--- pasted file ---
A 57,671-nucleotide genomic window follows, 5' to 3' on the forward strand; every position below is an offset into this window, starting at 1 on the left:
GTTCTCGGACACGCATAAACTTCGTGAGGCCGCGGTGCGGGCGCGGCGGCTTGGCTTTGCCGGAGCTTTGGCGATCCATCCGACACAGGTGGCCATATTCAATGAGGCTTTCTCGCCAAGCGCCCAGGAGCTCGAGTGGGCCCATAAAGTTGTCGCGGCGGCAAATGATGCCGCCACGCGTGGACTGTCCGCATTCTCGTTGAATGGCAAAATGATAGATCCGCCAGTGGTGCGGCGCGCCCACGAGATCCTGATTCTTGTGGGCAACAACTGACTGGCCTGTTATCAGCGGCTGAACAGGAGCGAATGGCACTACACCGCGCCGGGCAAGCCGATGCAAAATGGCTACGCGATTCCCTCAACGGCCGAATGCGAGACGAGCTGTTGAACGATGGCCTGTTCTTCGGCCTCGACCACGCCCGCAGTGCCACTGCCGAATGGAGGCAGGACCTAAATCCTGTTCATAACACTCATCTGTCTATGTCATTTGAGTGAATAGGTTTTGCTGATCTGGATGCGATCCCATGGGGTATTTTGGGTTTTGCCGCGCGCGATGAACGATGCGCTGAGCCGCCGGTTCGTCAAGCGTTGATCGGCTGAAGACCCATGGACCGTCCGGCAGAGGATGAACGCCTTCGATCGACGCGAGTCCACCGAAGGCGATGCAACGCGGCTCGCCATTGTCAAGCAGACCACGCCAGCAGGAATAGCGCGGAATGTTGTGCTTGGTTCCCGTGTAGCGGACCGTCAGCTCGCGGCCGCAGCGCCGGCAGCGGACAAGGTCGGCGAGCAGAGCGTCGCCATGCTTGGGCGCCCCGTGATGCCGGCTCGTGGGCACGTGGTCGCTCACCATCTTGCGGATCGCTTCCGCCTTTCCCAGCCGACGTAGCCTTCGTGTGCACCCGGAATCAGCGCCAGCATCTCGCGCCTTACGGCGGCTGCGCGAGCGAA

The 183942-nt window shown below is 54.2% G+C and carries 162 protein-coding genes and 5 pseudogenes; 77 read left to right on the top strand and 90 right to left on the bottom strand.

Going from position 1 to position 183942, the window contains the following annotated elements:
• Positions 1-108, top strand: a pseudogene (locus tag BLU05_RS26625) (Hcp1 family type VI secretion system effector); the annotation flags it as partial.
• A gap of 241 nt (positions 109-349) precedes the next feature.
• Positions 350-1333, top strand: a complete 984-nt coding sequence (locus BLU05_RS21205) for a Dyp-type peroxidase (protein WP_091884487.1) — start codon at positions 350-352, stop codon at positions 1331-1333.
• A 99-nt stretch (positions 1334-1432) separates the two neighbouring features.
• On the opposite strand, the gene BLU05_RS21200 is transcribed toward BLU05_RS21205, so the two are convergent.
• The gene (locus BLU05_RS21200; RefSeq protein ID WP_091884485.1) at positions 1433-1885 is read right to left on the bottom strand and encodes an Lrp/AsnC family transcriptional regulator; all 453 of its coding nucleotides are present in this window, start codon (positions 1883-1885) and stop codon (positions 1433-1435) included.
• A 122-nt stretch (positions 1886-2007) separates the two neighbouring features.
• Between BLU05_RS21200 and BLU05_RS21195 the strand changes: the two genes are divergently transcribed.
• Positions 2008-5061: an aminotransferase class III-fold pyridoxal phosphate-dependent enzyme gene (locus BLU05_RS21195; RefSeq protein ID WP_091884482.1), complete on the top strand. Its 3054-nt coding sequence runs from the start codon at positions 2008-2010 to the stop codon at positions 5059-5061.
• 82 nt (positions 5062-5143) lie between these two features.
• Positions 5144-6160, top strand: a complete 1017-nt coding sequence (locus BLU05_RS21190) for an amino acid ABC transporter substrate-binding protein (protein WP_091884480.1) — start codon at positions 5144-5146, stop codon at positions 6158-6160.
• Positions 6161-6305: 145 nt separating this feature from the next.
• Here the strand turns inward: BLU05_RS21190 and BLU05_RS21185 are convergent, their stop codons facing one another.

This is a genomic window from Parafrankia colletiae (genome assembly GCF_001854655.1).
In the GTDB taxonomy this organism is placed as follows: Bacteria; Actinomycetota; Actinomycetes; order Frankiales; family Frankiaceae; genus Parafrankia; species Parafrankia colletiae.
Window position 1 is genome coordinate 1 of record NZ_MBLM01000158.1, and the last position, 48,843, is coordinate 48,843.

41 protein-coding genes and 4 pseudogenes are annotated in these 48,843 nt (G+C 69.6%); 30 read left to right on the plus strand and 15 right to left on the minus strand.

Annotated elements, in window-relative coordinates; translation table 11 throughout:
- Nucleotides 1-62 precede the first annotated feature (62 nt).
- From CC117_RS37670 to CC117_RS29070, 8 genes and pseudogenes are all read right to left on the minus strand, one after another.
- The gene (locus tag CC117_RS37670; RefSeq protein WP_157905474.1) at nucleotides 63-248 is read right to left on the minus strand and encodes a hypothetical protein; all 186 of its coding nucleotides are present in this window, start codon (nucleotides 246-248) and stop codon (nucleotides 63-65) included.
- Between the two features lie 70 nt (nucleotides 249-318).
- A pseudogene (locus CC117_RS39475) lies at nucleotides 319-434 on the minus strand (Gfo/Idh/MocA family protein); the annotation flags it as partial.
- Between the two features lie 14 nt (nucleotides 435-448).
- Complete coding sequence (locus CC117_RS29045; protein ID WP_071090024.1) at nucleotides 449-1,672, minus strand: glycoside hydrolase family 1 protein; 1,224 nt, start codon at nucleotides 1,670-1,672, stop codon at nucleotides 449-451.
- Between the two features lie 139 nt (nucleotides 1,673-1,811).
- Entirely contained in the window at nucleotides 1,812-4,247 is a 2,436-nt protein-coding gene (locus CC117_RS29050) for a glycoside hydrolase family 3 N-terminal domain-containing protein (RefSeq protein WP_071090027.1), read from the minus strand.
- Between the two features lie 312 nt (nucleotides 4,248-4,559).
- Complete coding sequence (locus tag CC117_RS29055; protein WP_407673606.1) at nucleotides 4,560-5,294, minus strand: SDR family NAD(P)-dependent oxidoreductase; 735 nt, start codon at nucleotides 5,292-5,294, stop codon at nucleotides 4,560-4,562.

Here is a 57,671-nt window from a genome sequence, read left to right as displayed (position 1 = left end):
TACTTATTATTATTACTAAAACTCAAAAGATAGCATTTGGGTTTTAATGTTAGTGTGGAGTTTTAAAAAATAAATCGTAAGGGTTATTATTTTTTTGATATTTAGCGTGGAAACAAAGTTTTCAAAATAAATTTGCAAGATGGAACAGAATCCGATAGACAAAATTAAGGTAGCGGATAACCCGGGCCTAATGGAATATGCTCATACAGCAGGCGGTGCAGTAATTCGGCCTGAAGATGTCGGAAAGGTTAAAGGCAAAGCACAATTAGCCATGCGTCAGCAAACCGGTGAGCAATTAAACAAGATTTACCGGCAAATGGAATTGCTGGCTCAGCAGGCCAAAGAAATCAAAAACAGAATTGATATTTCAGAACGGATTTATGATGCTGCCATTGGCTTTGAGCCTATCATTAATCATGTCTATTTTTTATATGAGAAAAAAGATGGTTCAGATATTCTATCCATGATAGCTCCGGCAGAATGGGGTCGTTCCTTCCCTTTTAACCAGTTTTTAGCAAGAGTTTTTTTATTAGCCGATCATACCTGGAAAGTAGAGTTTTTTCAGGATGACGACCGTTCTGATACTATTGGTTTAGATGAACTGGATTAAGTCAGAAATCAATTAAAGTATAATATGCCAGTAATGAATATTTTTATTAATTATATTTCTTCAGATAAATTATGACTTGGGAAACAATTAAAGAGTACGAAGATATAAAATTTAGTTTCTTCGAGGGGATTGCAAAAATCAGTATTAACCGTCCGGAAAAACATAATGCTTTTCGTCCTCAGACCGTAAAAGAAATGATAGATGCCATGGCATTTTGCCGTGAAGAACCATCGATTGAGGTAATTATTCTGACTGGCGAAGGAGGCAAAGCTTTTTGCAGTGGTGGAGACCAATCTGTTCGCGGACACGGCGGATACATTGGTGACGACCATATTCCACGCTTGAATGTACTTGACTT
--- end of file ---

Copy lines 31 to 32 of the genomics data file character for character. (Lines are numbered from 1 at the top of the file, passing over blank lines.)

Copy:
- Entirely contained in the window at nucleotides 1,812-4,247 is a 2,436-nt protein-coding gene (locus CC117_RS29050) for a glycoside hydrolase family 3 N-terminal domain-containing protein (RefSeq protein WP_071090027.1), read from the minus strand.
- Between the two features lie 312 nt (nucleotides 4,248-4,559).